Festive friends save ‘Best Man Holiday’ 

click to enlarge The Best Man Holiday
  • Courtesy photo
  • From left, Taye Diggs, Morris Chestnut, Harold Perrineau and Terrence Howard strut in “The Best Man Holiday.”
In 1999, filmmaker Malcolm D. Lee, Spike’s cousin, made his directorial debut with a lightly likable ensemble dramedy “The Best Man.”

The new sequel, “The Best Man Holiday,” revisits the characters 14 years later. Not much has changed; the result is still lightly likable.

At times clumsy and stale, it employs not one but two “lie plots,” wherein, if characters simply told the truth, there would be no movie.

Yet the enormously appealing characters still generate genuine warmth and laughs.

The movie begins with a quick update. Harper (Taye Diggs) published his best-seller, but has struggled in the years since. And now his wife, Robyn (Sanaa Lathan), is pregnant.

Lance (Morris Chestnut) is a pro football star on the verge of breaking the all-time rushing record. He’s happily married, to Mia (Monica Calhoun), with four children.

Julian (Harold Perrineau) runs a charter school with his wife, Candace (Regina Hall). Jordan (Nia Long) is an award-winning TV producer, Shelby (Melissa De Sousa) is a reality TV star and Quentin (Terrence Howard) is still a slick, swinging single.

They all gather at Lance’s mansion for Christmas.

The “lie plots” come in when Harper’s agent persuades him to write Lance’s biography; for some reason, Harper starts researching and making notes without actually asking Lance about the idea.

Meanwhile, Julian has lost a big donor because an old video of his wife performing oral sex for money has appeared on the web. Rather than confront her about it, he fumes and frets until the situation ruptures.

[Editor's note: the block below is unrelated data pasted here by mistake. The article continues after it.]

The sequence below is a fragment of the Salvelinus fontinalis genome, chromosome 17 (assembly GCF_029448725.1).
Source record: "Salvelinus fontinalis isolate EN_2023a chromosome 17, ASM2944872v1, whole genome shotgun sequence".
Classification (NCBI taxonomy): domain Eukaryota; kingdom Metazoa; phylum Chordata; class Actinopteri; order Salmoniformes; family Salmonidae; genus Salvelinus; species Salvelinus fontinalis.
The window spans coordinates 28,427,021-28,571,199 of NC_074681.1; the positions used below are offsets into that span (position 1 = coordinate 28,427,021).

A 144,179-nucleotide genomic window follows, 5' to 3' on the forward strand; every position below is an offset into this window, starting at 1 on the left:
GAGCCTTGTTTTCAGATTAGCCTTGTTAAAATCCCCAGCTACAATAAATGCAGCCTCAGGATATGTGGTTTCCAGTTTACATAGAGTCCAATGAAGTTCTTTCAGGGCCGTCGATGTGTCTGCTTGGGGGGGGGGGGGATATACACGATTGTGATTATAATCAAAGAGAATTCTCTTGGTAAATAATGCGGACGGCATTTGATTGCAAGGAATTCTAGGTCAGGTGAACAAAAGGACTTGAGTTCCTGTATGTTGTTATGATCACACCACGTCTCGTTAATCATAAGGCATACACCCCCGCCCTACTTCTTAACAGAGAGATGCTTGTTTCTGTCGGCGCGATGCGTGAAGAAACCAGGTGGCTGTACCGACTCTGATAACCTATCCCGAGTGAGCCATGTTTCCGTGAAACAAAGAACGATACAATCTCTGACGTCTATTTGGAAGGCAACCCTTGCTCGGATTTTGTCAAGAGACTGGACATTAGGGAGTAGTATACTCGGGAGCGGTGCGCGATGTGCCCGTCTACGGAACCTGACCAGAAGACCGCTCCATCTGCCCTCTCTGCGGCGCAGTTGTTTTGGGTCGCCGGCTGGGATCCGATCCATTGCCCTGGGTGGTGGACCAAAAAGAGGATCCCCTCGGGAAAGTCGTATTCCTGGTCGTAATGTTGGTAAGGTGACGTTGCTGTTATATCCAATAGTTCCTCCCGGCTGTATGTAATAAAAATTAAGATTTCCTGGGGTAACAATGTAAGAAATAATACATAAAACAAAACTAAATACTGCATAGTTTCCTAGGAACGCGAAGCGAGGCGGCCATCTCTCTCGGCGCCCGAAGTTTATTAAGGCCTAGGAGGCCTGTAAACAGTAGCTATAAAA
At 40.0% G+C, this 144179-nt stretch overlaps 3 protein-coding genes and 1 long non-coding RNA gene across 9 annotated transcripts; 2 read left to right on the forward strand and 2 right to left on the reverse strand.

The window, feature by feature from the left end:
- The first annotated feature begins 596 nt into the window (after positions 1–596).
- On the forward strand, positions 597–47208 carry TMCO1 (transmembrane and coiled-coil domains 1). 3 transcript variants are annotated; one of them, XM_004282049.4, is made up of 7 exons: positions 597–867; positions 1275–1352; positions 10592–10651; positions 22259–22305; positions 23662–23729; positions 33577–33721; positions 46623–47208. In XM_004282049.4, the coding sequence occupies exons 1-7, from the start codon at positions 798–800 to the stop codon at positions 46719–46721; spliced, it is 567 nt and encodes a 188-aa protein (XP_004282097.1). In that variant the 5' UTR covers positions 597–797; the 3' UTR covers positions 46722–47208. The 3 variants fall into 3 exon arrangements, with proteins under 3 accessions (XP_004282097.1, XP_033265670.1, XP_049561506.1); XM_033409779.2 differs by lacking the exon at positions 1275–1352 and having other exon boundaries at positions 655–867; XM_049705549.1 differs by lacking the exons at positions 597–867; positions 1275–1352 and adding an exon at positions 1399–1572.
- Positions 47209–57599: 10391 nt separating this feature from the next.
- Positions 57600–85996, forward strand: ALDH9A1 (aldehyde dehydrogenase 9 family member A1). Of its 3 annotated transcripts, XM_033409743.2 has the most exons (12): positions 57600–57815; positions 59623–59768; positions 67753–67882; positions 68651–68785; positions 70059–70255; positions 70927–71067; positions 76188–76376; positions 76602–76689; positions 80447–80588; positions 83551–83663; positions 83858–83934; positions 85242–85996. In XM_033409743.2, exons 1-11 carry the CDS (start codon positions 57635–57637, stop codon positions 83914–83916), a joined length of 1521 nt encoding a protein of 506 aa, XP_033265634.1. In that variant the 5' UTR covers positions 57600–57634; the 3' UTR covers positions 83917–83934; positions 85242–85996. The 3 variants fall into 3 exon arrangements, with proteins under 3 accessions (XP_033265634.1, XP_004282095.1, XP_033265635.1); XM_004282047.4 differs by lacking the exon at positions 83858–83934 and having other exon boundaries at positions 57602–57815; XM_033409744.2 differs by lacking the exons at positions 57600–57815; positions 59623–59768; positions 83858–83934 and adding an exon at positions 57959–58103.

Sadly, one of the characters has cancer, and so the movie has its share of tears and praying. We also get some annoying coincidences and misunderstandings.

Never fear: A baby will be born by the final reel, a creaky old idea that hasn’t been used in years.

As with the first movie, Lee’s focus is on characters and dialogue, rather than visuals or moods. The Christmas songs and decorations somehow don’t add much. The movie feels a bit too flat and sterile to be very festive.

The characters don’t generate a special holiday warmth, perhaps because their bond is not familial, but a bond between people who choose to be together.

Yet in one appealing scene, the friends perform a cheerfully ridiculous lip-sync to an old New Edition song, and fall right back into routines from decades earlier. This wonderful, funny shorthand works — and may even work again 15 years from now in “The Best Man Retirement.”

REVIEW

The Best Man Holiday

Starring Taye Diggs, Nia Long, Terrence Howard, Morris Chestnut

Written and directed by Malcolm D. Lee

Rated R

Running time 2 hours, 2 minutes

About The Author

Jeffrey M. Anderson

Jeffrey M. Anderson

Bio:
Jeffrey M. Anderson has written about movies for the San Francisco Examiner since 2000, in addition to many other publications and websites. He holds a master's degree in cinema, and has appeared as an expert on film festival panels, television, and radio. He is a founding member of the San Francisco Film Critics... more
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